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Rifle recovered from Jamie Robinson, 33, of St. Louis who was fatally shot by St. Louis Police

Interim Police Chief Lawrence O'Toole (left) and another officer with the SKS 7.62-caliber rifle recovered from the home of Jamie Robinson. Robinson was fatally shot Friday night during an exchange of gunfire with officers. Photo by Denise Hollinshed,

ST. LOUIS • A man who threatened to harm police and commit suicide was fatally shot by an officer during an exchange of gunfire Friday night at the man’s south side home, police said.

Police said the man was Jamie Robinson, 33, of the 4800 block of Hamburg Avenue.

Interim Police Chief Lawrence O’Toole said Saturday that the incident started at 8:20 p.m. when a man called 911 saying he was going to harm officers and kill himself.

O’Toole said when police arrived, they heard gunshots fired from inside a house on Hamburg, near Gravois Avenue and River des Peres Boulevard just east of the city-county line. A section of Gravois was closed off, and additional officers arrived.

SWAT team members established communication with Robinson and tried to get him to give up, O’Toole said. O’Toole said Robinson continued to say that he would harm himself and fired at the officers.

A tactical officer fired one shot, killing Robinson, O’Toole said. No officers were injured.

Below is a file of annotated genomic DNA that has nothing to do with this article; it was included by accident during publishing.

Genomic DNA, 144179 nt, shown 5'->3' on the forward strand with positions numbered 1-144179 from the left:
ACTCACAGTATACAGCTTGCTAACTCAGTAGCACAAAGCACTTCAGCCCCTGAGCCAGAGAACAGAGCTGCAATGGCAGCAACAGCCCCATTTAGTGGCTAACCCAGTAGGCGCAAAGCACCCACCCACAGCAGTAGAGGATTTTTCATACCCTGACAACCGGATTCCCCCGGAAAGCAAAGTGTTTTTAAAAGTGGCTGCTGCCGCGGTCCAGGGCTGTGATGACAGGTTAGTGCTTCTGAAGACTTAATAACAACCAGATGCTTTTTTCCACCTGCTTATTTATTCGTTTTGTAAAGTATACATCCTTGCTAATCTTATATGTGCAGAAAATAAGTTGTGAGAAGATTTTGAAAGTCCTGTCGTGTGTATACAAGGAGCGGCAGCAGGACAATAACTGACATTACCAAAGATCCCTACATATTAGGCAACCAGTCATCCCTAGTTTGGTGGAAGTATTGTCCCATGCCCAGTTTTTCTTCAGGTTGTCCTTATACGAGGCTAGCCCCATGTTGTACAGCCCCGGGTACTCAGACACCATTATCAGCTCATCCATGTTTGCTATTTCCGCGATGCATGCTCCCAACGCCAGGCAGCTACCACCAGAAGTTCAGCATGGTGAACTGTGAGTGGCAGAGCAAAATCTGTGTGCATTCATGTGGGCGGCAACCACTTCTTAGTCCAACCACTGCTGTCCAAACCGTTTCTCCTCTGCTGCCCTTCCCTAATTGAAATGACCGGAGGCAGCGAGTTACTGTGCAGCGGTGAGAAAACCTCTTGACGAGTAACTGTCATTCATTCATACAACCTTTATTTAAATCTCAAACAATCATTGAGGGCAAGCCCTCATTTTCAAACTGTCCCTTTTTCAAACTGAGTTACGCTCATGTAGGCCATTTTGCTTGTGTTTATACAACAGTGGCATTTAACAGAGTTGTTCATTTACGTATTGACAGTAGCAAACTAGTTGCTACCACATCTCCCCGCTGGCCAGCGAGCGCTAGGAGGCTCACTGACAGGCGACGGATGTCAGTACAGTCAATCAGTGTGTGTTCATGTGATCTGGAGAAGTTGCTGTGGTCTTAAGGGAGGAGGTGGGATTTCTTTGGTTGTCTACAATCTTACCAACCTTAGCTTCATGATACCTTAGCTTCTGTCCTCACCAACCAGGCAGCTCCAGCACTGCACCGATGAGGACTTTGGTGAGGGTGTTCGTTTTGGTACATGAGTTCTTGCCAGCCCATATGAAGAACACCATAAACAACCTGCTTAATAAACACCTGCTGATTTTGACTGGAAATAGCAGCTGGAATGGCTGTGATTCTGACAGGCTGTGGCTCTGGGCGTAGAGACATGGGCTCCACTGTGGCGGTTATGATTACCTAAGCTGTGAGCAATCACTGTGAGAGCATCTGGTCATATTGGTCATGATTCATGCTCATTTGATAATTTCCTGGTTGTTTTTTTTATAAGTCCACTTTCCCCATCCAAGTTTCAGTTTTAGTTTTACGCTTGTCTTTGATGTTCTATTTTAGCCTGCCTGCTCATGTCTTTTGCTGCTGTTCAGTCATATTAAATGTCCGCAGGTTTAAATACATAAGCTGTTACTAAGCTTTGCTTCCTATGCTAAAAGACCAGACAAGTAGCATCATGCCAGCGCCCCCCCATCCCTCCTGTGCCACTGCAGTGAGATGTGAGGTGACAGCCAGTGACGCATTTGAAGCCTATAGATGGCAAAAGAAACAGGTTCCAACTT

O’Toole said Robinson was armed with a high-powered SKS 7.62-caliber rifle. Police recovered a minimum of 11 spent cases, he said. He said 180 rounds of ammunition were found in the home.

O’Toole said officers in five separate communications totaling 26 minutes tried to persuade Robinson to give up. “That states clearly that his intent was to harm officers and then himself,” he said.

O’Toole added that “what this is really about is mental illness.”

O’Toole, at a news conference, said Robinson had a criminal history but did not elaborate. “Right now we are trying to find out what went wrong last night,” he said. “He had planned some kind of event.”

He said officers handle mental illness-related calls of various types on a daily basis. “You hear about the ones that go terribly wrong,” he said. “It’s really mental illness combined with firearms.”

Nassim Benchaabane of the Post-Dispatch contributed to this report.

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Denise Hollinshed is a reporter for the St. Louis Post-Dispatch